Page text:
Did your parents know the danger they were putting themselves in?
Yes, they all knew. The Germans were in front of us, the Russians behind us, when the train left Fertőboz, the Russians had not yet arrived, but the bombing was already in full swing.

You spent the holidays in Fertőboz. Can you tell us about this period?
The children, including myself, were accommodated in first class carriages. The people of Fertőboz were very helpful all the time, they provided us with food, I don't know if they received any money. At Christmas they put up a Christmas tree for the children in the wagon. While we were waiting, we were bombed several times, so we hid in the wagons, we had nowhere else to go. The train was on a side track, in the forest, but we were still terrified of being hit. To this day I'm still scared of thunder.


What was your life like in Spital?
We were made very welcome by the locals, and while we were there, they were kind and helpful in every way. When we arrived by train, there was a good metre of snow and the bank employees, including my dad, were hauling 33 tonnes of gold and other valuables down to the basement of the monastery on sledges. Later, we were placed with a family, where my mother cooked and my father mended the bankers' clothes, as his original profession was tailor. They were well integrated, and so were the other families. They got used to it, that's how it is, you have to live there. What you can't change, you have to get used to.


Do you have family stories from your time there?
One of my memories has to do with beans. I didn't like green beans or green peas until I was thirty. Outside, green beans were grown on very tall stakes. I was two years old when one day my mother found me under one of those beans, I ate the raw beans. By the evening I had a fever of 40 degrees and my mother called the Americans for help. The doctor said if I made it to the morning, I would live. My other story is from 1964, when I went to Austria with an invitation letter. An aunt of mine was living there, and my uncle took me to Spital. I was two and a half years old when I came back from there and when I got out of the car, I asked my uncle that everything used to be pure white here, how come it's green now? Turns out I remembered a field of daffodils. There the daffodils grow freely, the many white daffodils stayed with me.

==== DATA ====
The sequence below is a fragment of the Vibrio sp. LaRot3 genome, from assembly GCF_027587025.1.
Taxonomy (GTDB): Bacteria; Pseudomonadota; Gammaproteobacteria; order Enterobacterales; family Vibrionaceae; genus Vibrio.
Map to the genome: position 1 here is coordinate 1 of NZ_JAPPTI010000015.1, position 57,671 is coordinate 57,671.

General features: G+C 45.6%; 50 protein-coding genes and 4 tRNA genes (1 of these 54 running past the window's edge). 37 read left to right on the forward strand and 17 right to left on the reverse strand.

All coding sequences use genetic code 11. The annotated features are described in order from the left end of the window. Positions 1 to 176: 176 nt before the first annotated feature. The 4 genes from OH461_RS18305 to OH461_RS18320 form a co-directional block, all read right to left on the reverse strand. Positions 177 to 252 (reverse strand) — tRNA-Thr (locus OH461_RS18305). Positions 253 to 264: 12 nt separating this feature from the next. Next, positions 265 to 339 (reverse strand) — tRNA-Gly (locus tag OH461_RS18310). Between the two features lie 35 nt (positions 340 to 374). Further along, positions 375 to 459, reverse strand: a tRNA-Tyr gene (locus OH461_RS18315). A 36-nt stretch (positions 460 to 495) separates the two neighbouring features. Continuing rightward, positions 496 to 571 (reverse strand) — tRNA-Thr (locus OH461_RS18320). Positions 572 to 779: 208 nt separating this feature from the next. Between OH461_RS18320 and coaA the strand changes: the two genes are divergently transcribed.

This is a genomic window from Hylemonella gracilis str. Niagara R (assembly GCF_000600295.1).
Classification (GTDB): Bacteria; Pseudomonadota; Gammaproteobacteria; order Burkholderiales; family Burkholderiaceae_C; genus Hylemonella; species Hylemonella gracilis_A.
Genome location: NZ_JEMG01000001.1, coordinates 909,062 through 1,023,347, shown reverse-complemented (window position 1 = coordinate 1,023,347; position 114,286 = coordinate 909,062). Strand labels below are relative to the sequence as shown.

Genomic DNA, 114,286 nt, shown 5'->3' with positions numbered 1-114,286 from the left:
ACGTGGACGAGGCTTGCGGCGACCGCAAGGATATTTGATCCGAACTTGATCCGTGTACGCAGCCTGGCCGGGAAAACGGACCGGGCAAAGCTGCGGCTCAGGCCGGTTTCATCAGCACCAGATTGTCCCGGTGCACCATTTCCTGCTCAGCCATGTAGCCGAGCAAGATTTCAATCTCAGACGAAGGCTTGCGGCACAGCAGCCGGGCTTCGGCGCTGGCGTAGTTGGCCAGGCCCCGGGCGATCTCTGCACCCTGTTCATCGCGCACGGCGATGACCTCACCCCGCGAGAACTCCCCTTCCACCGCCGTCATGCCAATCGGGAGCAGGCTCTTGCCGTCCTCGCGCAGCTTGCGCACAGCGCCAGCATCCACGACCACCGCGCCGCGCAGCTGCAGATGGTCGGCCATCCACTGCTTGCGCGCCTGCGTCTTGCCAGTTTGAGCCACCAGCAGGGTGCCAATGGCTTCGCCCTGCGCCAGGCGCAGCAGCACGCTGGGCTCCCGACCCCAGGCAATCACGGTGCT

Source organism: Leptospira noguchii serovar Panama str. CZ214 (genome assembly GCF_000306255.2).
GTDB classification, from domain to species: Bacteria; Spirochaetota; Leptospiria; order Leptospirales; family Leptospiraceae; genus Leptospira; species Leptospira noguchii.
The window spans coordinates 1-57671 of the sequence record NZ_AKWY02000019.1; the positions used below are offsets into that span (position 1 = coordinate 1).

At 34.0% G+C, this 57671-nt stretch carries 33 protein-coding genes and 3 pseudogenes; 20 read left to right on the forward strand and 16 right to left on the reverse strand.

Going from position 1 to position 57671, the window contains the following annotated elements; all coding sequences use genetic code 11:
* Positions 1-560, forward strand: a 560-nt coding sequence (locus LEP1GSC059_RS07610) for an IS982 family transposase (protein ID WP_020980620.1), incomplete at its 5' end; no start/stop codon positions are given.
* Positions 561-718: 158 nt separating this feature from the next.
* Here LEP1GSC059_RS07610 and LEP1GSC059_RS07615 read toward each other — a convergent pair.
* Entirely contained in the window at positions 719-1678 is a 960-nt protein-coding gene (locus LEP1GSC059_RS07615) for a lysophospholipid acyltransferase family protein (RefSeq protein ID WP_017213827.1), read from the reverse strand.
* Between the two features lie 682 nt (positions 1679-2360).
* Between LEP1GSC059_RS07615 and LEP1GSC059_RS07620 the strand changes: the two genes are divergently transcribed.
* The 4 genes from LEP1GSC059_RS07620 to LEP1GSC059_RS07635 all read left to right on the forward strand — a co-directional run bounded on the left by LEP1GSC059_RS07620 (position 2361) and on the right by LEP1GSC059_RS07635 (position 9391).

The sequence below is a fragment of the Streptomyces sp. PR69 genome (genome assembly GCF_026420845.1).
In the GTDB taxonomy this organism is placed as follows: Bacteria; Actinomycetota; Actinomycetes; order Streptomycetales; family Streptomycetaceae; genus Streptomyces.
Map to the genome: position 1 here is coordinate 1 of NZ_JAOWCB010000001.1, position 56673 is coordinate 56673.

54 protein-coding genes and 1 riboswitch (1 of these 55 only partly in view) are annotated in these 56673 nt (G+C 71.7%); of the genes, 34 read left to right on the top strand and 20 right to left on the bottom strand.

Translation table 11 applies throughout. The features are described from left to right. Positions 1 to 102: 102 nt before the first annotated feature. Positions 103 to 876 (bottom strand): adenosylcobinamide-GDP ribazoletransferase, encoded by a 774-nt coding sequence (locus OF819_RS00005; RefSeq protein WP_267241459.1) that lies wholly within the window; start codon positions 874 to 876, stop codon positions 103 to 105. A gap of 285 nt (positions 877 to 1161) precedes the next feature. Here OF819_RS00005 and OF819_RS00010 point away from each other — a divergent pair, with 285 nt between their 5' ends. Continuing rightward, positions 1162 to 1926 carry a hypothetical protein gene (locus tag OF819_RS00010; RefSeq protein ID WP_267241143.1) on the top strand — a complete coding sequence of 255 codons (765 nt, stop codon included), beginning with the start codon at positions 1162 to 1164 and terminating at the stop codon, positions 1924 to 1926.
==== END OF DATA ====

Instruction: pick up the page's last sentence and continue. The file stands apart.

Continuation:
Did you have any contact with the people back home?

I have a letter, written by an aunt to my father, but it was censored. I offered this letter to the Money Museum.
Did you feel homesick while you were there?
We came home with the last shipment in October 1946. We already had our train tickets and boat tickets to Argentina, but the trip was cancelled because my father said, "I'm Hungarian, I want to go home".
Did you know what you were committing to by coming home?
We were not at all prepared for what was waiting for us at home. When we came home, my dad was transferred to Székesfehérvár, to the Central Bank of Hungary. Then in 1948 he was B-listed, called up to Budapest, and I went with him. As we came out of the bank, my father was terribly distraught. People he knew asked him what was wrong. He said he had been fired. I have no red book, and I was fired from the bank. This is a very sad memory for me. Then we had to move out of the flat where we had been living, we exchanged it for a caretaker's flat. My mum worked as a caretaker and my dad as a conductor for the Mávaut.
Have you personally suffered any discrimination?
We moved from Fehérvár to Sopron in 1957. After high school I wanted to go to university, but the headmistress in Sopron told me not to try, because I was a “westerner”, and to this day it hurts me that I was not allowed to go to university because I was sent abroad as a baby. But my father instilled in me that I was Hungarian, and that I belonged here.


Felhasznált irodalom:

Az MNB értékeinek háborús kálváriája. Tarnay Edgár visszaemlékezése. Forint 2000/5-6
B. J.: Spital am Pyhrn fél évszázad múltán. Forint 1997/5-6
B. J.: Tények az Aranyvonat(ok)ról. Forint 2000/1
Z.J: Arany a kriptában. Forint 1990/3-4 p. 15.
Emléktábla a kripta falán. Forint 1993/4-5
Cottely István: A magyar aranytartalék a második világháború viharában. Valóság. 1992.11
Garami Erika: Az „aranyvonat”, a monetáris aranykészlet története: 1944-1946. Éremtári Lapok, 2013. június. pp. 3-12.